Bruce Springsteen Kicks Off 2012 Tour at New York's Apollo Theater

The show was the E Street Band debut of Clarence Clemons' nephew Jake Clemons

Bruce Springsteen and The E Street Band at The Apollo Theater.
Kevin Mazur/WireImage for SiriusXM/Courtesy of SiriusXM
Bruce Springsteen and The E Street Band at The Apollo Theater.
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Bruce Springsteen and the E Street Band's concert at New York's Apollo Theater was an evening of firsts. It was the first show they've played in support of Springsteen's new LP Wrecking Ball, their first show in well over two years, their first show with a newly assembled five-piece horn section, their first show since adding an extra percussionist to the band and their first show at the legendary soul venue. But one first hovered above all the rest: it was their first ever show without Clarence Clemons. "We're missing a few people tonight," Springsteen said early on. "But if you're here, and we are here, they are here." 

The concert was also the first opportunity for Springsteen fans to check out Clarence's nephew Jake Clemons, who now splits sax duties with Ed Manion. Jake (destined to be known as the Little Big Man) stayed in the back with the horn section during the first two songs, but when the group kicked into "Badlands," he moved his way up to play his uncle's famous solo. It was a big moment, a real passing of the torch, and he absolutely nailed it. 

The concert was held to celebrate the 10th anniversary of SiriusXM satellite radio. Only a fraction of the tickets were distributed to the public, and it was a mob scene outside.  Die-hard fans held up signs desperately seeking tickets, and paparazzi and autograph seekers aggressively chased down the celebrity guests. The lucky few inside took advantage of the open bar and hors d'oeuvres and gawked at Ben Stiller, Christine Taylor, Elvis Costello, Paul Rudd, John McEnroe, Chad Smith, Steve Earle, Gary "Baba Booey" Dell'Abate and many other big names as they waited for the show (which was broadcast live on SiriusXM) to begin.

The concert started with each member of the E Street Band taking the stage one by one as they touched the famous Apollo Theater tree stump for good luck. They opened up with new tracks "We Take Care Of Our Own" and "Wrecking Ball." The group has been rehearsing in New Jersey for a couple of months, and their hard work has clearly paid off. Nobody sounded rusty, even though this was the first time many of the songs have been played in public.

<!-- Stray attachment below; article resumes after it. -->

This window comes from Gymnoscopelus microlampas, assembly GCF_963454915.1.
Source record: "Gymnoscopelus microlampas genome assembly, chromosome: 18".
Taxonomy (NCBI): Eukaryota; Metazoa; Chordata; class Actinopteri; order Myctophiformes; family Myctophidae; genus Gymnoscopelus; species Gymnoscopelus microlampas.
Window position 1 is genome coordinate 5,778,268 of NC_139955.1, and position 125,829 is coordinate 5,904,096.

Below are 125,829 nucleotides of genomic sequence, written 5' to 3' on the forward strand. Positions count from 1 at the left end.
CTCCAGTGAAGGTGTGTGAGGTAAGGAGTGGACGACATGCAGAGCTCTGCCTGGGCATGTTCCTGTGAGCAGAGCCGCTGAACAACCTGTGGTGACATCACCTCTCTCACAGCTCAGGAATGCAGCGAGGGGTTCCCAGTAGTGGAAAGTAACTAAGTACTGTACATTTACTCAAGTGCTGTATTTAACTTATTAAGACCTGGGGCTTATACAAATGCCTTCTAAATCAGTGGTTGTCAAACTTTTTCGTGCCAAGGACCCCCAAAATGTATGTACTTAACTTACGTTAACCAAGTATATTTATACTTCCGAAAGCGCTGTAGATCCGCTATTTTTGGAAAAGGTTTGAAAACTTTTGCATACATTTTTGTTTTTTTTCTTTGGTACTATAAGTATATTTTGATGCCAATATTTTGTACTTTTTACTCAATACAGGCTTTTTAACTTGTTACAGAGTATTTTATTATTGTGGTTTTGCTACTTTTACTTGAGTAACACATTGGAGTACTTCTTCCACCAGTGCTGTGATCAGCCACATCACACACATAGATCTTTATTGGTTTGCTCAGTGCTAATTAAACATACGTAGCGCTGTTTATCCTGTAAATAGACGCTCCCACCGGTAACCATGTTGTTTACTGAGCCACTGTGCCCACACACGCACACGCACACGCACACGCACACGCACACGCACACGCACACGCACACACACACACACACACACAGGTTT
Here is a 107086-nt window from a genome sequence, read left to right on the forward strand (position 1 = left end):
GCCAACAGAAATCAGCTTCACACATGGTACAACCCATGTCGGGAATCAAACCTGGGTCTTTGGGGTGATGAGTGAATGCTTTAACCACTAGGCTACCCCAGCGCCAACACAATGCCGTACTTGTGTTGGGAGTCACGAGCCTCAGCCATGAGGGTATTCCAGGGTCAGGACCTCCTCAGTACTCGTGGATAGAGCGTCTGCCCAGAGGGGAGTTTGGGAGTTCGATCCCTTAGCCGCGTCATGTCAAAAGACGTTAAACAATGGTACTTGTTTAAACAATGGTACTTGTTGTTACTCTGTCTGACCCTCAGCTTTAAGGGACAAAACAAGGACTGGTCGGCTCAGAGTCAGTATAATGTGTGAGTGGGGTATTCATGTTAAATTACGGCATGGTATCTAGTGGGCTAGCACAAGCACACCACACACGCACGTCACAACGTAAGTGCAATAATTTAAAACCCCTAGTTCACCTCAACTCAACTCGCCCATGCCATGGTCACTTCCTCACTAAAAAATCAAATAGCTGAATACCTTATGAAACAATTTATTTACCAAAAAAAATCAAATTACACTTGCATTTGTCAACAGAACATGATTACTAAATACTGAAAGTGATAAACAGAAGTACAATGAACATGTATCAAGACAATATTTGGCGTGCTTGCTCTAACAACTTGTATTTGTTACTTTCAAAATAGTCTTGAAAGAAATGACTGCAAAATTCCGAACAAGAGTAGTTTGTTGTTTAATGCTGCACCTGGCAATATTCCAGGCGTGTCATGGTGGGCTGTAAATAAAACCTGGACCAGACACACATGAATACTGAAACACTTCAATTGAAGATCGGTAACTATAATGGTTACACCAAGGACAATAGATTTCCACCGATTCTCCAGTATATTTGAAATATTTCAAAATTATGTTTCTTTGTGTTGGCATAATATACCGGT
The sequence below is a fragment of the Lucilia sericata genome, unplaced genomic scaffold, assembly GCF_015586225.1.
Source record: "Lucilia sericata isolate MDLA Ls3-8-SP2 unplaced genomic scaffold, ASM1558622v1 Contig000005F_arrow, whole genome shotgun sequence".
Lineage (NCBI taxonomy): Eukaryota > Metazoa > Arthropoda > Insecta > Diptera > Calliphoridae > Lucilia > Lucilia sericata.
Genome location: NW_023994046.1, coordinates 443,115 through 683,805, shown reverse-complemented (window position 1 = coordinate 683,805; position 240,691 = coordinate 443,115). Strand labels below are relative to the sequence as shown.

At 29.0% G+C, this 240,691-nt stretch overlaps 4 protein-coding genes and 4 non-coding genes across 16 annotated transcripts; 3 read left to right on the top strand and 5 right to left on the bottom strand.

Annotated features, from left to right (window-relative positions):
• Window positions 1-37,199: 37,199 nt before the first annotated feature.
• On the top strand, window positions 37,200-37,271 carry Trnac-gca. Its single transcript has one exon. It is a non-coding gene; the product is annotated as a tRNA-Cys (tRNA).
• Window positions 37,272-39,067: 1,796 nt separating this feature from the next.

When Springsteen began calling his backing group the E Street Band in 1974, it consisted of a mere five people. That number has now swelled to sixteen, and at times it sounds like a cross between the old E Street Band, the Seeger Sessions Band and, to a slightly lesser extent, Arcade Fire. This new iteration of the group allows Springsteen to create lush new arrangements of old material, such as the gospel-infused "My City of Ruins" he played early on at this show, or a cover of the Temptations' "The Way You Do The Thing You Do" featuring a chorus of backup singers. Some Springsteen purists may bemoan all the changes, but the last couple of albums have made it quite clear that Bruce has moved far from the sound of his Greetings From Asbury Park days. 

For the first time in memory at an E Street Band show, Springsteen did not perform "Born To Run." In fact, the only real hits he brought out were "Thunder Road," "Badlands" and "The Promised Land." The rest of the show set mixed in new songs ("Jack of All Trades," "Shackled And Drawn") with soul covers ("Hold On, I'm Comin'"), deep cuts (a mind-blowing "E Street Shuffle" and a tender "Mansion On The Hill") and concert staples ("Waiting On A Sunny Day," "The Rising"). For "Rocky Ground," he brought out gospel singer Michelle Moore to reprise her rap from the album. It was a risky move for Springsteen to include such a thing on the disc, but Moore made it work – and it sounded almost better live. 

The MVP of the evening was Jake Clemons. He's filling very, very large shoes, but he didn't seem to have any opening night jitters. He pitched in on back-up vocals during the soul covers, and even played a large drum during "We Are Alive." It'll be interesting to see how his role in the band evolves as the tour goes on – but it's quite clear that Springsteen made a very wise choice in keeping the sax in the Clemons family. 

The second to last song of the night was "10th Avenue Freeze Out." The song is (at least loosely) about the formation of the E Street Band. When it came time for Bruce to sing "the change was made uptown and the Big Man joined the band," the music stopped cold. Springsteen held the mic out to the audience and let us sing it, encouraging everyone to yell out Clarence's name over and over. This could have been a very sad moment, but Springsteen made it absolutely exuberant – which is exactly how Clarence would have wanted it.